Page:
Council staff are frequently asked the following questions. The list is not static and will continue to grow as other questions are raised.
What is a PIM?
A PIM (Project Information Memorandum) is a council-supplied document which contains information or requirements that could affect the construction of a proposed building. The PIM should provide you with details of authorisations other than the building consent that could be required, such as resource consents or service connections. The PIM should also tell you what you need to do to get that authorisation, and what effect they may have on the design. PIMs must be produced within 20 working days. A PIM can be applied for separately, if it is not, any application for a building consent will automatically require the generation of a PIM.
What is a LIM?
A LIM (Land Information Memorandum) is a council-issued document which contains any relevant information held by the council about a piece of land. Anyone buying a dwelling or commercial premises may apply to the Council for a LIM. Items covered in the LIM are rates and water charges, refuse and recycling collection information, building permits and consents, protected buildings and trees, historic buildings, planning information, eg Resource Consents, planning zones, any special characteristics of the land or buildings, any requisitions issued by the Council within the property, drainage information relating to sewer and / or storm water, resource consents issued in the immediate neighbourhood, compliance schedules, building warrant of fitness, registrations and licences, swimming pool compliances and valuation data.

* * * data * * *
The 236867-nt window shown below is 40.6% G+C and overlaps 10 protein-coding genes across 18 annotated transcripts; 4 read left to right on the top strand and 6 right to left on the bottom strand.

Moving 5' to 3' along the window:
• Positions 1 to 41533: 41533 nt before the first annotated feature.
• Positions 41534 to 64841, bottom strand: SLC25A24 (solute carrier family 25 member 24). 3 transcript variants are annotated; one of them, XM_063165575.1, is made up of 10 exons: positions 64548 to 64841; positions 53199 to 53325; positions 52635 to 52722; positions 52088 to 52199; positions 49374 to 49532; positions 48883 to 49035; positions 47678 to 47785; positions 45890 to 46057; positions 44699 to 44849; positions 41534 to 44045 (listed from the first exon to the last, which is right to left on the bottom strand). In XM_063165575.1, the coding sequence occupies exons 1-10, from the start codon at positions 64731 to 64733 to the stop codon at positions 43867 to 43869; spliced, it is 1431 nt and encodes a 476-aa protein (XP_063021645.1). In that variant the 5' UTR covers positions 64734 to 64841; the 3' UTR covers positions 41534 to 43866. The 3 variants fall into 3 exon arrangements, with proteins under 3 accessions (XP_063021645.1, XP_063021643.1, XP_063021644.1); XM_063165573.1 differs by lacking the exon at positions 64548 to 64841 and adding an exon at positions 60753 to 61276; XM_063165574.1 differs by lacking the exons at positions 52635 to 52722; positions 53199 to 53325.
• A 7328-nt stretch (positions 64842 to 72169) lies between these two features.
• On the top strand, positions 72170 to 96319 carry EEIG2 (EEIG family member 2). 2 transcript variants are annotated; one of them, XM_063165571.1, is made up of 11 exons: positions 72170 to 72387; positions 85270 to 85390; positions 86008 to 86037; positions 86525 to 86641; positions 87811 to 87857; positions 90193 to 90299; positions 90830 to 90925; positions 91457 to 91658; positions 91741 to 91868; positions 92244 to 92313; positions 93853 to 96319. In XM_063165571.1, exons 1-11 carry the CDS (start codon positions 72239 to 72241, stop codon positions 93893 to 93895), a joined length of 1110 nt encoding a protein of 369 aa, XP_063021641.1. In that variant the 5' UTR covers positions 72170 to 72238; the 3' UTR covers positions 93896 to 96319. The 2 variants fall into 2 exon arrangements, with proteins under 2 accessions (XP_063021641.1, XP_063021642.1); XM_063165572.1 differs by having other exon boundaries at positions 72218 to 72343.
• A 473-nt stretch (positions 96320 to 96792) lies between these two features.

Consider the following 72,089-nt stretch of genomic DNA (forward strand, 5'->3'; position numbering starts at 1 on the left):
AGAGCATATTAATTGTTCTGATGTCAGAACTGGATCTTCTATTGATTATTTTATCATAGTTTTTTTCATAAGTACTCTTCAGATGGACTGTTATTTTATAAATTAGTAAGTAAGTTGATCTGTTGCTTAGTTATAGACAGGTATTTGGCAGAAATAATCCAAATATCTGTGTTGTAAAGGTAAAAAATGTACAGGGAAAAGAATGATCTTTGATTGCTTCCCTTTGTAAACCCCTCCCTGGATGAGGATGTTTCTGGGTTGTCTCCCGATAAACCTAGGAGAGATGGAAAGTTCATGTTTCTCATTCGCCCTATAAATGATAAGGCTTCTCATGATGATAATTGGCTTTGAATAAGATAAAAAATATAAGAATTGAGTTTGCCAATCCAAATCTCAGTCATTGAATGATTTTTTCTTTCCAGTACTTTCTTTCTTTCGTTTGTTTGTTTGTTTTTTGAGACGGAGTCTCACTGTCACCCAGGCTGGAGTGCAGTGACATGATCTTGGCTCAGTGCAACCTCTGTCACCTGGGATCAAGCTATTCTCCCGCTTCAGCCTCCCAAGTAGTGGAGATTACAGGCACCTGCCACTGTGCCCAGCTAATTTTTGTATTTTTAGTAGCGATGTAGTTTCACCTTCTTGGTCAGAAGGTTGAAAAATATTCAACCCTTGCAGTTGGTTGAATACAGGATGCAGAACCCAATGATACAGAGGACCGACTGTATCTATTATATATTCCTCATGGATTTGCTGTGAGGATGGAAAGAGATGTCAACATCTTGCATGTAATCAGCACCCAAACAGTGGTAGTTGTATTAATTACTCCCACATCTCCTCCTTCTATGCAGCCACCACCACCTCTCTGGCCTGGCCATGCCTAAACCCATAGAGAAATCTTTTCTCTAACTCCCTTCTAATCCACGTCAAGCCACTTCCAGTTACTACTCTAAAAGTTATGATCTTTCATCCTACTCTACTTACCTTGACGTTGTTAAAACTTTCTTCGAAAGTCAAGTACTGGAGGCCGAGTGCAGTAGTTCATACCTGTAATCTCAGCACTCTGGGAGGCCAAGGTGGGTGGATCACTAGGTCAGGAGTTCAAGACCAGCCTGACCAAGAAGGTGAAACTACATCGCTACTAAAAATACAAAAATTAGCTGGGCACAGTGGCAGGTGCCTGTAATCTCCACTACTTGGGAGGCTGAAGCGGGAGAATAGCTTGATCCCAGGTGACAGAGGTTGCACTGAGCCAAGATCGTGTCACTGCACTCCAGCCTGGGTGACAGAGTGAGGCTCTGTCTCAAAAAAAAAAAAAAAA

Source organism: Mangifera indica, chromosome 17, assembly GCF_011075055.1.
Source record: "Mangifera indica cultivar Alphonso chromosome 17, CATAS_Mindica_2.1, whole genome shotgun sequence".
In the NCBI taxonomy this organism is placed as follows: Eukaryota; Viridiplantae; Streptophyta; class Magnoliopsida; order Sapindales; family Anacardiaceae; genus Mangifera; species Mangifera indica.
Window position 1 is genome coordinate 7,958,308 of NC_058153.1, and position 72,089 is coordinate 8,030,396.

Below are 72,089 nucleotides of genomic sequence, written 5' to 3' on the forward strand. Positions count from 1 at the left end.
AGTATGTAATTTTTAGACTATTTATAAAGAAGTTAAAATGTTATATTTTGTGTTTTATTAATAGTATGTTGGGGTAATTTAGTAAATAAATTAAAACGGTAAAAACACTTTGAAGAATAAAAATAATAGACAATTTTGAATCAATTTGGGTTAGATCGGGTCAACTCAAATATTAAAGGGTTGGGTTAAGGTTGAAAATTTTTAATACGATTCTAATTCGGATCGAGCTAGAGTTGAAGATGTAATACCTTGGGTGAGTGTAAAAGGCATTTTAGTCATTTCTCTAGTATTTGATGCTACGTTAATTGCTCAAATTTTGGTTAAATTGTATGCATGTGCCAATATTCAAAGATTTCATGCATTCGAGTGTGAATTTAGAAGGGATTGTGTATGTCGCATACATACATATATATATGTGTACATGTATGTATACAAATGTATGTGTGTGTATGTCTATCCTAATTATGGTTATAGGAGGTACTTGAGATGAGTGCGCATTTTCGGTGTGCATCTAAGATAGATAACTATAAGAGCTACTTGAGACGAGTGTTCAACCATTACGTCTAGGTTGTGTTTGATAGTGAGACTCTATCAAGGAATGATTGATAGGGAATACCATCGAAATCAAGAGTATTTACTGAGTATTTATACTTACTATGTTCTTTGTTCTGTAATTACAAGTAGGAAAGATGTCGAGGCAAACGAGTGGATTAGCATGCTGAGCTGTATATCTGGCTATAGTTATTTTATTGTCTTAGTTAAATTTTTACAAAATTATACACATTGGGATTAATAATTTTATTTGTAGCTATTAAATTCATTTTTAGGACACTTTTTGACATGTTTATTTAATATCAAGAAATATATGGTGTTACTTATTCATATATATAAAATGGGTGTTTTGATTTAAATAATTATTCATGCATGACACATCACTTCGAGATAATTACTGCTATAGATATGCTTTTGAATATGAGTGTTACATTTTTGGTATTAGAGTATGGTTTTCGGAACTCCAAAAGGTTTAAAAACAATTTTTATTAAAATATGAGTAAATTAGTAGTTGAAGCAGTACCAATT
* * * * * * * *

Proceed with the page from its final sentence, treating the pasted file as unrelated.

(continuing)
Why do I have to pay for Council to process my resource consent?
Section 36 of the Resource Management Act 1991 allows councils to charge for actual and reasonable costs of processing of resource consents, and all councils now charge for such processing. Council takes the view that as the applicant benefits from the granting of a resource consent, the applicant should pay rather than the ratepayers of the District.
Does Environment Southland process resource consents, or is it the Southland District Council?
Both councils process resource consents. Southland District Council deals with applications for land use consent (e.g. activities such as Bed and Breakfast accommodation, new restaurants, gravel extractions, dwellings which exceed the District Plan parameters) and subdivision consents (required before land can be subdivided within the District). Environment Southland deals with water permits (to take, dam, use or divert water), discharge permits (to discharge water or contaminants into the environment), and coastal permits (to undertake activities in the coastal marine area).
Are rules in District Plans the same everywhere, or do they vary?
Each council has its own District Plan - its own set of rules for managing natural and physical resources within its district. That means what is permitted without a consent in Southland District may not necessarily be permitted in Auckland City, and vice versa.
What happens if someone undertakes an activity without getting the necessary resource consent?
The Resource Management Act 1991 gives councils various enforcement options when this happens. Initially, the Council will try to deal with the situation non-adversarially and either stop the unauthorised activity or get the person undertaking the activity to get a resource consent to legalise it . However, if cooperation is not forthcoming the Council can prosecute the offending party or seek an Enforcement Order from the Environment Court. In such situations, Council can seek costs against the other party, and the Court can also impose fines of up to $200,000.